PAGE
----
Tuesday night saw the 2019 edition of the Halifax Jazz Festival kick off in style. The organizers lined up a pair of top-notch emcees to headline the opening night on the main stage. At the top of the bill was Oscar award-winning performer Common, who has recently wrapped up his forthcoming record (an album that features future Halifax performer Daniel Caesar) Let Love. Opening the night was former CBC Q host, and current host of the series The Evolution of Hip Hop, Shad. Needless to say, it was a bill built for the Haligonian hip-hop heads who turned up in droves to soak in the premium flows of these two talented artists.
It had been 5 years since Shad graced a Halifax stage, a fact that he apologized for during his fiery set. Then for the next 30+ minutes, Haligonians were treated to a thought-provoking set of tunes from the Ontario-based emcee. No matter how many times you hear “The Fool Pt. 1 (Get It Got It Good)” or “Stylin’”, they sound as fresh as they did the first time you heard them. While it wasn’t an overly long set, it was jam packed with slick flow and intricate wordplay. Fans of acts such as Talib Kweli, Mos Def and early Childish Gambino would have been right at home here. Hopefully Shad is back on stage in Halifax sooner than later.
Hip hop luminary Common then made his way on to the Halifax Jazz Festival stage. From the opening track, you knew that this wasn’t going to be a performance that was raw and unhinged; there was no bombastic entrance, instead Common strode onstage and sat pensively in a white chair off to the side of the stage before grooving into “Her Love” (the Daniel Caesar collab). It was a set that was equal parts spoken word performance, one man show, and hip-hop show. For an artist that has been in the game for well over two decades, it’s no surprise that he has a natural comfort level on stage, but it is equally apparent that he has built a career beyond the microphone as well. The performance was solid, but it also felt a bit stale, as everything felt planned and choreographed right down to the <<insert city here>> shout outs.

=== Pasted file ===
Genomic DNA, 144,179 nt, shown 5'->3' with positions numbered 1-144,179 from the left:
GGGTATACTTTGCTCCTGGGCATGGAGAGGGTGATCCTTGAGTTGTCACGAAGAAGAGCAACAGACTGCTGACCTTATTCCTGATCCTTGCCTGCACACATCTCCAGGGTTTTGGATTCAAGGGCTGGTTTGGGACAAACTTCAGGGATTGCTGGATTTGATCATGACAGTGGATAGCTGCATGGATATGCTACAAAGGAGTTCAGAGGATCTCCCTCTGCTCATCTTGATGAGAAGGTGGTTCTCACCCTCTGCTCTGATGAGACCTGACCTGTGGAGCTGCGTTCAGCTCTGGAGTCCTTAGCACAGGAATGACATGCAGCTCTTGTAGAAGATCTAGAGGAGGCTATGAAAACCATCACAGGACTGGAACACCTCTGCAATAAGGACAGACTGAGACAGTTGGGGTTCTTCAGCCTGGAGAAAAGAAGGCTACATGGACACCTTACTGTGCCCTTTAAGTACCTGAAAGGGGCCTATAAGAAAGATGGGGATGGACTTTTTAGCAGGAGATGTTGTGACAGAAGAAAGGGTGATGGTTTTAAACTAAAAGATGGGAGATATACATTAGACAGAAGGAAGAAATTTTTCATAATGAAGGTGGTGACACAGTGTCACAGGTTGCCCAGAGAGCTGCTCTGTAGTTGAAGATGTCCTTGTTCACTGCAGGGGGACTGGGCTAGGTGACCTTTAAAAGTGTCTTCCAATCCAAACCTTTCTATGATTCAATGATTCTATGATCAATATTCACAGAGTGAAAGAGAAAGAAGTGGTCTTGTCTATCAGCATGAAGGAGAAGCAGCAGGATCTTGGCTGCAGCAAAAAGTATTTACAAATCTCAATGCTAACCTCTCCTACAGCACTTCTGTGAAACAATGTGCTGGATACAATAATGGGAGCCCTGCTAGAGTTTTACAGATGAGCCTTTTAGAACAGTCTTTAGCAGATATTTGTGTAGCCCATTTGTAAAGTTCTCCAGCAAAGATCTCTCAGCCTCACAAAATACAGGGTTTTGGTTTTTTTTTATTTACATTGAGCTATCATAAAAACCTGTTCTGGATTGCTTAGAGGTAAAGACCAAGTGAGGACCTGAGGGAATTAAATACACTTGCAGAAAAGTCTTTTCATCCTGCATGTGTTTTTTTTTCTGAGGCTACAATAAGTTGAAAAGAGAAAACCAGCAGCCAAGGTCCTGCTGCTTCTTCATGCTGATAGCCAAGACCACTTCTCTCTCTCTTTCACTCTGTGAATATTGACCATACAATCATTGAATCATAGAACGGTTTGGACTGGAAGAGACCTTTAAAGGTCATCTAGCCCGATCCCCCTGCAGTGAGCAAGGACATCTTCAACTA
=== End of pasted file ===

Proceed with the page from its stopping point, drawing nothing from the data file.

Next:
This isn’t to say people didn’t love Common’s set, the crowd bounced and swayed right along with him, but there wasn’t an edge, or dynamism about the performance. There were shades of vintage Common that gleamed through, but it was largely the smooth, well-polished current-day performer that we all know and love, but ironically enough Common’s set veered closer to middle of the road, commonplace fare, rather than a rousing, dramatic affair. It was the first night of many during Halifax’s week-long Jazz Festival that had something for everyone, and it was a treat to see Common and Shad kick the week off.